Pretty quickly, 8chan became like 4chan, only worse. (Recently, on Vice News, Brennan called 8chan “the butt hole of the Internet”; in an interview with me, he called it “horrifying and depressing.”) This year, three acts of white-supremacist terrorism—armed attacks on a synagogue in Poway, California; on two mosques in Christchurch, New Zealand; and on a Walmart in El Paso, Texas—have been committed by young men who said that they’d been radicalized on 8chan. “You build this thing with good intentions, believing that you’re about to change the world, and then you watch as the body count ticks up to—what is it now, seventy-one?” Brennan said. “It’s like a nightmare.”
Brennan, who lives in the Philippines, left 8chan in 2016. He now builds software for typeface designers. The site’s current owner, Jim Watkins, an American who also lives in the Philippines, has done essentially nothing to rein in the chaos. “Jim seems to think it’s all fun and games,” Brennan told me. In August, Watkins was subpoenaed by the House Committee on Homeland Security, and this month he flew to Washington to give closed-door testimony. In his prepared remarks, he wrote, “My company has no intention of deleting constitutionally protected hate speech.” Brennan told me, “If I could, I’d delete 8chan in a second. It’s way beyond the point of no return.”
In recent years, Steve Huffman, of Reddit, has modified his early approach to content moderation. “It’s one thing to go, ‘We should never ban anything,’ ” he said. “It’s another thing to watch a community use your platform for something that’s obviously harmful and think, O.K., can we actually justify doing nothing about this?”
In 2016, Reddit’s administrators banned a subreddit devoted to the Pizzagate conspiracy theory; in 2018, they banned a subreddit devoted to the QAnon conspiracy theory; in June, they censured The_Donald, a popular pro-Trump subreddit, after several of its members called for armed uprisings in progressive cities such as Portland, Oregon. Huffman told me, “I still think the spread of information through technology has been overwhelmingly positive. But I no longer believe, like I did fourteen years ago, that the negative side effects will disappear by themselves. What we’ve learned, sometimes the hard way, is that it takes a ton of work.”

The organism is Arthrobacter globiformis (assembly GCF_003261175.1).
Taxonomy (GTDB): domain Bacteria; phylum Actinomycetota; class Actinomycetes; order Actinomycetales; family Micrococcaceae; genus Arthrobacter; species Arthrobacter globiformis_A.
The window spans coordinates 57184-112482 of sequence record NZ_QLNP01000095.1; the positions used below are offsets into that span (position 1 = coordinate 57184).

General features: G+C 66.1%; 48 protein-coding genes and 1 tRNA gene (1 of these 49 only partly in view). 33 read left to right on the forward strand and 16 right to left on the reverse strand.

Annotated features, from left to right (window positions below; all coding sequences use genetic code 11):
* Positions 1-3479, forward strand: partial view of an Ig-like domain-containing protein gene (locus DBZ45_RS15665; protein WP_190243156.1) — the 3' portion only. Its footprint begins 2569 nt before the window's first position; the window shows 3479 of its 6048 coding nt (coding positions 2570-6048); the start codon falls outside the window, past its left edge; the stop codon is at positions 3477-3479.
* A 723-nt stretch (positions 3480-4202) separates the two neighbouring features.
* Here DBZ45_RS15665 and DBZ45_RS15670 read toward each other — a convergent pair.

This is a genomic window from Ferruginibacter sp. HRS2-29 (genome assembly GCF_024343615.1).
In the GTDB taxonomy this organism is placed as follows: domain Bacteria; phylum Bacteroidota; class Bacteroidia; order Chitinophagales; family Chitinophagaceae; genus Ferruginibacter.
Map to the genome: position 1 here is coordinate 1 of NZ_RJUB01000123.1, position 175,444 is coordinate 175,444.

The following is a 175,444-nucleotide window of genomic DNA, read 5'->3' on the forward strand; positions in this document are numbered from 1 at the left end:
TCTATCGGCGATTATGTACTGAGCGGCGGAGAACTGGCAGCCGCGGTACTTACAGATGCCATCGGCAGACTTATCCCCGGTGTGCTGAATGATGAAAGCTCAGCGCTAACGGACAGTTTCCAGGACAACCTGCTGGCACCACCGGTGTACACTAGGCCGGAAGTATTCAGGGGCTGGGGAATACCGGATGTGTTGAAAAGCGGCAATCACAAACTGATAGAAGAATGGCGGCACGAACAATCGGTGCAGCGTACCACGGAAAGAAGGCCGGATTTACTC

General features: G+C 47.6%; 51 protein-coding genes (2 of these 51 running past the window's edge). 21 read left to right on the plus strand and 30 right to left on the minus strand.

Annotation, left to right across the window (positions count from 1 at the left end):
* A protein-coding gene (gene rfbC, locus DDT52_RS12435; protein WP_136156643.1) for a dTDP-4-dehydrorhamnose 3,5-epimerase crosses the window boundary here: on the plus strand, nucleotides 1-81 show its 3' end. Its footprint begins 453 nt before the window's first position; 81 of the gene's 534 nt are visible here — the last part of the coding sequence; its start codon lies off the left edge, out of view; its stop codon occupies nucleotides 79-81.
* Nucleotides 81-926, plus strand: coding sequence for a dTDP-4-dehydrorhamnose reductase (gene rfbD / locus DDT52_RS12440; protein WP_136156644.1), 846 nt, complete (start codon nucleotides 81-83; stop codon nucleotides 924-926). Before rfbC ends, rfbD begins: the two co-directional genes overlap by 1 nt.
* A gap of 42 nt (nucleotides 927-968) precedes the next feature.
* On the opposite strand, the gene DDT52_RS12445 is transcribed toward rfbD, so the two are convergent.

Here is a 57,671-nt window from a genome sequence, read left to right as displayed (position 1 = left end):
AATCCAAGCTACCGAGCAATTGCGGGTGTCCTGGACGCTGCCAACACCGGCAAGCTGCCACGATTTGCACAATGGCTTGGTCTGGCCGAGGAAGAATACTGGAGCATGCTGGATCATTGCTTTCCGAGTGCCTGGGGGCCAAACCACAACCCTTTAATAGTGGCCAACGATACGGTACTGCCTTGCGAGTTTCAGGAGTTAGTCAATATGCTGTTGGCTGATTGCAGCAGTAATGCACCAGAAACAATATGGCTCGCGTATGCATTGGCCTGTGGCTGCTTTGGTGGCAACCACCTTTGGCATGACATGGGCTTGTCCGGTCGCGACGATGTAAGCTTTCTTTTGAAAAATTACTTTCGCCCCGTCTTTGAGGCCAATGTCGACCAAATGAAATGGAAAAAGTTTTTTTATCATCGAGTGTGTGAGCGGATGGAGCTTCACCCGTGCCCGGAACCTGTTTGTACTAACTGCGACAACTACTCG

After more than a decade, the most powerful social-media entrepreneurs, now businessmen in their thirties, finally seem to understand that their imagined techno-utopia is not going to materialize. This realization may be a sign of maturity; it may be a calculated response to internal pressure from investors or a strategy to stave off regulation; or it may be a simple defense mechanism, a reaction to being shamed. Within just a few years, the general public’s attitude toward social media has swerved from widespread veneration to viral fury. This may be one of the few silver linings of the 2016 election: had Hillary Clinton been elected, as most people expected, it’s unlikely that social-media founders would now have as much reason to reckon with what they’ve wrought.